On Dec. 20, 1967, as a first lieutenant recently returned from Vietnam, I piloted a Huey helicopter for the U.S. Air Force from Davis-Monthan Air Force Base to investigate flooding in the river valley leading from Tucson down to Nogales. A chain of weather events, beginning with snow in the surrounding mountains, followed by overnight warming and a light, steady drizzle, had led to reported flash flooding.
On board the helicopter, I had my boss, Capt. Dave Henry, flying co-pilot; my crew chief, Sgt. Garcia; and a volunteer, Maj. Carson, who could help Garcia in the back of the helicopter in case we had to rescue people. And rescue we did!
Our first rescue was a family of six that we pulled off the roof of their house with the water up to eaves — and rising rapidly. On our first pass, the father put his daughter, looking all of 5 years old, and her dog on board, before I had to pull off and reposition to get the rest of the family.
All day long we flew over the flooded area, pulled the survivors out and set them on the road down to Amado. I called for more help, and two additional helicopters were dispatched. I asked for a fuel tanker truck and we set up operations in a supermarket parking lot, where we shuttled back and forth, rescuing all at a feverish pace.
Running on adrenaline, Dave and I traded off flying the helicopter and discussed how best to approach each victim to keep them from drowning. I constantly prayed that we could get them all, and that all would be safe.
It was beginning to get dark, and we were now down below Nogales; anticipating our last and 37th rescue before we were too low on fuel and unable to perform in darkness.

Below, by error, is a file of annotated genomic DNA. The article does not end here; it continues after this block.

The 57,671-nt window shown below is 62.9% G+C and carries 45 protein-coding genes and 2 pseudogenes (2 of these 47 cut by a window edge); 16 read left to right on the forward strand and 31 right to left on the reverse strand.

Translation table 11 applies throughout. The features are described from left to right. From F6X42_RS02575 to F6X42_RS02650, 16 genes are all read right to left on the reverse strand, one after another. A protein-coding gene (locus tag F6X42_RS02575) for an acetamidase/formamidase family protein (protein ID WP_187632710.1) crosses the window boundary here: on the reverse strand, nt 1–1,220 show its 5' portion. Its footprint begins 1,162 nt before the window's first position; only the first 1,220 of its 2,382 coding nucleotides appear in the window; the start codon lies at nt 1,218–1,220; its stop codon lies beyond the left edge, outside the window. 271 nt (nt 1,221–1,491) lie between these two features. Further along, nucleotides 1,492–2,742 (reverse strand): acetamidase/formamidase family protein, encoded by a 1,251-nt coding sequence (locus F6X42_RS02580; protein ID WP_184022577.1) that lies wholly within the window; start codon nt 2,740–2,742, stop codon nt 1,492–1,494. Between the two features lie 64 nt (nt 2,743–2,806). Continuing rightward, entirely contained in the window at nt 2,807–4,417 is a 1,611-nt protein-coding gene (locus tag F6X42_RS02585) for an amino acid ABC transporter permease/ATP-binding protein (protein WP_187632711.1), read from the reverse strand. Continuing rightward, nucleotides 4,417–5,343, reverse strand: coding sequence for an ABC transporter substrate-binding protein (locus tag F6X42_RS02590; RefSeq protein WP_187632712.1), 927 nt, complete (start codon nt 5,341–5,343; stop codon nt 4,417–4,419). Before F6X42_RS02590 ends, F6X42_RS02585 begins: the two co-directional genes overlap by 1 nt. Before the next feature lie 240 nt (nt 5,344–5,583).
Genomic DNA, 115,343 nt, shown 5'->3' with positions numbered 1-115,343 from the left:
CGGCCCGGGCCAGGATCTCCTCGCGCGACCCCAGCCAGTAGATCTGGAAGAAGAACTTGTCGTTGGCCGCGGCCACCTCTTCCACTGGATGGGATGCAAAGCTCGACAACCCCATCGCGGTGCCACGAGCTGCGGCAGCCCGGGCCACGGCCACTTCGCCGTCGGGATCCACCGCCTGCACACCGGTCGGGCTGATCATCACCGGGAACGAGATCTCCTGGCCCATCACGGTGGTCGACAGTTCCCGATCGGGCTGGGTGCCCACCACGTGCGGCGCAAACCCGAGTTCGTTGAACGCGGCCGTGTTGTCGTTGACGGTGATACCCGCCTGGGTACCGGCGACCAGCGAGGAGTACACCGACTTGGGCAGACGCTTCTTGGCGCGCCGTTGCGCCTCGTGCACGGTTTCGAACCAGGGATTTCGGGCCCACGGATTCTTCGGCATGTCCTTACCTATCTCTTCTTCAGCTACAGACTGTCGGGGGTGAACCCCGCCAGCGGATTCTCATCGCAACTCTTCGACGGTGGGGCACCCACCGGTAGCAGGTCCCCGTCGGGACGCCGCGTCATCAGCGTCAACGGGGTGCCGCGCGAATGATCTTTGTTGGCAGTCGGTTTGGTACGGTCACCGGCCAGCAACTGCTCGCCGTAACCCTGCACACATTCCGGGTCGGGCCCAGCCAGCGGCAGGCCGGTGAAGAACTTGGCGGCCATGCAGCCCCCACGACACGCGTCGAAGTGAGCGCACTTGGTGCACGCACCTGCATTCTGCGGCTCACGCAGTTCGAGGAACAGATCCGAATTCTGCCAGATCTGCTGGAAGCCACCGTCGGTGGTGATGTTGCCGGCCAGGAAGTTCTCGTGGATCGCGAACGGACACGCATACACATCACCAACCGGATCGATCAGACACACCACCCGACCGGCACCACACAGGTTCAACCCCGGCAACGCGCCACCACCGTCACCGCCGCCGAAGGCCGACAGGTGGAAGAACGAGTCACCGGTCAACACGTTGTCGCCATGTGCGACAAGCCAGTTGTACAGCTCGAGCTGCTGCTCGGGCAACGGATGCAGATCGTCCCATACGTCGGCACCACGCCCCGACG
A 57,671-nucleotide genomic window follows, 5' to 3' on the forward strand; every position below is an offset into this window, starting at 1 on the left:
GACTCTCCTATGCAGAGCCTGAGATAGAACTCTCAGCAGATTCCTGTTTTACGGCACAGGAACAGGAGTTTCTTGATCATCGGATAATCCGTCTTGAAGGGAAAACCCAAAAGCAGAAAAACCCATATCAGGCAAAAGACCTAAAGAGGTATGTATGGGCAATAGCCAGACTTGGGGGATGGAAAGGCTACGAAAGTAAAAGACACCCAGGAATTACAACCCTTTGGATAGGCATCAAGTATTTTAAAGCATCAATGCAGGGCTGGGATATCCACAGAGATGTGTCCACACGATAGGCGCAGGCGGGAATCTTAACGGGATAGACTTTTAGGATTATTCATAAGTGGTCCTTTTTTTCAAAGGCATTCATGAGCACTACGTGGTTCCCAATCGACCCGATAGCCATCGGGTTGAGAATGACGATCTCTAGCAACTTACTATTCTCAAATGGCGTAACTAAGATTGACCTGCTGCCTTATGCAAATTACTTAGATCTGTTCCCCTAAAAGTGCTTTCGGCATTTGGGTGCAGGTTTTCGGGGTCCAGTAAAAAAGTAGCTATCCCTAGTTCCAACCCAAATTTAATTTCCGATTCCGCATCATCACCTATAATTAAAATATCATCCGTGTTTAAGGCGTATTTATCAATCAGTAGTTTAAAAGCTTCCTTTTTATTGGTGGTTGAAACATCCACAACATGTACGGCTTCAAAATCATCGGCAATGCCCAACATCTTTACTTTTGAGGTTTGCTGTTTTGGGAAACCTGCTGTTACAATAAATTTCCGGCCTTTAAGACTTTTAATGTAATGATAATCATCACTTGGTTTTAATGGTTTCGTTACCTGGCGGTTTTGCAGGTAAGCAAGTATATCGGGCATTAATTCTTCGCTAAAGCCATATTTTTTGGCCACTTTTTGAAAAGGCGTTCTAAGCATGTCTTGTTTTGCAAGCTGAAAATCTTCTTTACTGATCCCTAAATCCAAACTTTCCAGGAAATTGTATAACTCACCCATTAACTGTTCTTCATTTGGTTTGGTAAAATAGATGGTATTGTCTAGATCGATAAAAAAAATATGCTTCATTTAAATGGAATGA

We circled a small, mud-brick home and observed that the corner of the home was washed away; however, we could see that someone was peering out the window in the front door.
Approaching a wide spot in the yard and feeling for the firm turf as the water swiftly flowed under my helicopter, I was able to set the skids down on solid ground. Garcia part walked, part swam to the front door; opened it, and brought out a little, frightened Mexican lady, the only resident.
She was crying and had a shawl in her arms that held a few prized possessions, all wrapped up.
Clasped in front of her was a crucifix. We managed to fly her to safety and departed for Davis-Monthan.
With the lights of Tucson in the far distance, we flew in solitude as we listened to the engine and observed the low-fuel warning lights blink on. My call to Davis-Monthan tower was to ask for an emergency fuel approach: We only had enough fuel to make the base, if that much.
The tower cleared me straight in to the helicopter pad in front of Base Ops, held off all traffic in my flight path, and we came screaming in to a five-foot hover over the landing zone, eager to set down.
At that moment, the engine quit!
We were out of fuel and we hit with a thud, but no damage to the skids or crew! I glanced over at Dave, my boss, and he gave me a big, silent wink and thumbs up! We were exhausted!
My crew and I were awarded the Airman’s Medal, the highest award in the Air Force for saving a life in peacetime.
I truly believe the little Mexican lady carried that crucifix as a sign from God: Well done my good and faithful servants. Well done!